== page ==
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    Carnitine Palmitoyltransferase I Deficiency

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    Submitted by: Catherine Yang
    (This entry belongs to Entry Collection "MedlinePlus ")

    Definition

    Carnitine palmitoyltransferase I (CPT I) deficiency is a condition that prevents the body from using certain fats for energy, particularly during periods without food (fasting). The severity of this condition varies among affected individuals.

    1. Introduction

    Signs and symptoms of CPT I deficiency often appear during early childhood. Affected individuals usually have low blood sugar (hypoglycemia) and a low level of ketones, which are produced during the breakdown of fats and used for energy. Together these signs are called hypoketotic hypoglycemia. People with CPT I deficiency can also have an enlarged liver (hepatomegaly), liver malfunction, and elevated levels of carnitine in the blood. Carnitine, a natural substance acquired mostly through the diet, is used by cells to process fats and produce energy. Individuals with CPT I deficiency are at risk for nervous system damage, liver failure, seizures, coma, and sudden death.

    Problems related to CPT I deficiency can be triggered by periods of fasting or by illnesses such as viral infections. This disorder is sometimes mistaken for Reye syndrome, a severe disorder that may develop in children while they appear to be recovering from viral infections such as chicken pox or flu. Most cases of Reye syndrome are associated with the use of aspirin during these viral infections.

    2. Frequency

    CPT I deficiency is a rare disorder; fewer than 50 affected individuals have been identified. This disorder may be more common in the Hutterite and Inuit populations.

    3. Causes

    Mutations in the CPT1A gene cause CPT I deficiency. This gene provides instructions for making an enzyme called carnitine palmitoyltransferase 1A, which is found in the liver. Carnitine palmitoyltransferase 1A is essential for fatty acid oxidation, which is the multistep process that breaks down (metabolizes) fats and converts them into energy. Fatty acid oxidation takes place within mitochondria, which are the energy-producing centers in cells. A group of fats called long-chain fatty acids cannot enter mitochondria unless they are attached to carnitine. Carnitine palmitoyltransferase 1A connects carnitine to long-chain fatty acids so they can enter mitochondria and be used to produce energy. During periods of fasting, long-chain fatty acids are an important energy source for the liver and other tissues.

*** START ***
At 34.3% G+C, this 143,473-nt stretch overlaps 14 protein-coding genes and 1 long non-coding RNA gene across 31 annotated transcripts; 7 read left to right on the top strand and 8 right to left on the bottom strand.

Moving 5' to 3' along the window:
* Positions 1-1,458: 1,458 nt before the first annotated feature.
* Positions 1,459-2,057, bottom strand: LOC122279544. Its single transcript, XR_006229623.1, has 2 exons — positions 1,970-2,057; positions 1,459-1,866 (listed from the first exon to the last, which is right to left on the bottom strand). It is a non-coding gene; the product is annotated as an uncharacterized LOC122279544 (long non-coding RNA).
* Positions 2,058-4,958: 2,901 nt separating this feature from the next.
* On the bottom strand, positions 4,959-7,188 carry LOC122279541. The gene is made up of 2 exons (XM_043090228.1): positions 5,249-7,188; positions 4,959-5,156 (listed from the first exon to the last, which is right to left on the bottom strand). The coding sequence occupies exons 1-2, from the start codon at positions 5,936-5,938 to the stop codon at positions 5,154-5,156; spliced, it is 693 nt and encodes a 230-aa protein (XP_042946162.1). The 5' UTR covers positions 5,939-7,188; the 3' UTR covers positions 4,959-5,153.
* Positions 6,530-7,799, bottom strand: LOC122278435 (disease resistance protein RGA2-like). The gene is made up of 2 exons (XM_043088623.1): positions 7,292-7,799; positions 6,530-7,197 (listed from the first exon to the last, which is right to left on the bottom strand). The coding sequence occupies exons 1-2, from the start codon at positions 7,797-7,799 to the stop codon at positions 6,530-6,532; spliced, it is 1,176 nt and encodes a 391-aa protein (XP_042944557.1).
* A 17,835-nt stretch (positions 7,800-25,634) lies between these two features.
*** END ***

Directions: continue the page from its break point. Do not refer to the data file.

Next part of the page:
Mutations in the CPT1A gene severely reduce or eliminate the activity of carnitine palmitoyltransferase 1A. Without enough of this enzyme, carnitine is not attached to long-chain fatty acids. As a result, these fatty acids cannot enter mitochondria and be converted into energy. Reduced energy production can lead to some of the features of CPT I deficiency, such as hypoketotic hypoglycemia. Fatty acids may also build up in cells and damage the liver, heart, and brain. This abnormal buildup causes the other signs and symptoms of the disorder.

    4. Inheritance

    This condition is inherited in an autosomal recessive pattern, which means both copies of the gene in each cell have mutations. The parents of an individual with an autosomal recessive condition each carry one copy of the mutated gene, but they typically do not show signs and symptoms of the condition.

    5. Other Names for This Condition

    • carnitine palmitoyltransferase IA deficiency
    • CPT 1A deficiency
    • CPT deficiency, hepatic, type I
    • CPT I deficiency
    • liver form of carnitine palmitoyltransferase deficiency

    The entry is from https://medlineplus.gov/genetics/condition/carnitine-palmitoyltransferase-i-deficiency

    References

    1. Akkaoui M, Cohen I, Esnous C, Lenoir V, Sournac M, Girard J, Prip-Buus C.Modulation of the hepatic malonyl-CoA-carnitine palmitoyltransferase 1Apartnership creates a metabolic switch allowing oxidation of de novo fatty acids.Biochem J. 2009 May 27;420(3):429-38. doi: 10.1042/BJ20081932.
    2. Bennett MJ, Boriack RL, Narayan S, Rutledge SL, Raff ML. Novel mutations inCPT 1A define molecular heterogeneity of hepatic carnitine palmitoyltransferase Ideficiency. Mol Genet Metab. 2004 May;82(1):59-63.
    3. Dykema DM. Carnitine palmitoyltransferase-1A deficiency: a look at classic andarctic variants. Adv Neonatal Care. 2012 Feb;12(1):23-7. doi:10.1097/ANC.0b013e318242df6d.
    4. Gobin S, Thuillier L, Jogl G, Faye A, Tong L, Chi M, Bonnefont JP, Girard J,Prip-Buus C. Functional and structural basis of carnitine palmitoyltransferase 1Adeficiency. J Biol Chem. 2003 Dec 12;278(50):50428-34.
    5. Greenberg CR, Dilling LA, Thompson GR, Seargeant LE, Haworth JC, Phillips S,Chan A, Vallance HD, Waters PJ, Sinclair G, Lillquist Y, Wanders RJ, Olpin SE.The paradox of the carnitine palmitoyltransferase type Ia P479L variant inCanadian Aboriginal populations. Mol Genet Metab. 2009 Apr;96(4):201-7. doi:10.1016/j.ymgme.2008.12.018.
    6. Longo N, Amat di San Filippo C, Pasquali M. Disorders of carnitine transportand the carnitine cycle. Am J Med Genet C Semin Med Genet. 2006 May15;142C(2):77-85. Review.
    7. Olpin SE, Allen J, Bonham JR, Clark S, Clayton PT, Calvin J, Downing M, IvesK, Jones S, Manning NJ, Pollitt RJ, Standing SJ, Tanner MS. Features of carnitinepalmitoyltransferase type I deficiency. J Inherit Metab Dis. 2001Feb;24(1):35-42.
    8. Rajakumar C, Ban MR, Cao H, Young TK, Bjerregaard P, Hegele RA. Carnitinepalmitoyltransferase IA polymorphism P479L is common in Greenland Inuit and isassociated with elevated plasma apolipoprotein A-I. J Lipid Res. 2009Jun;50(6):1223-8. doi: 10.1194/jlr.P900001-JLR200.
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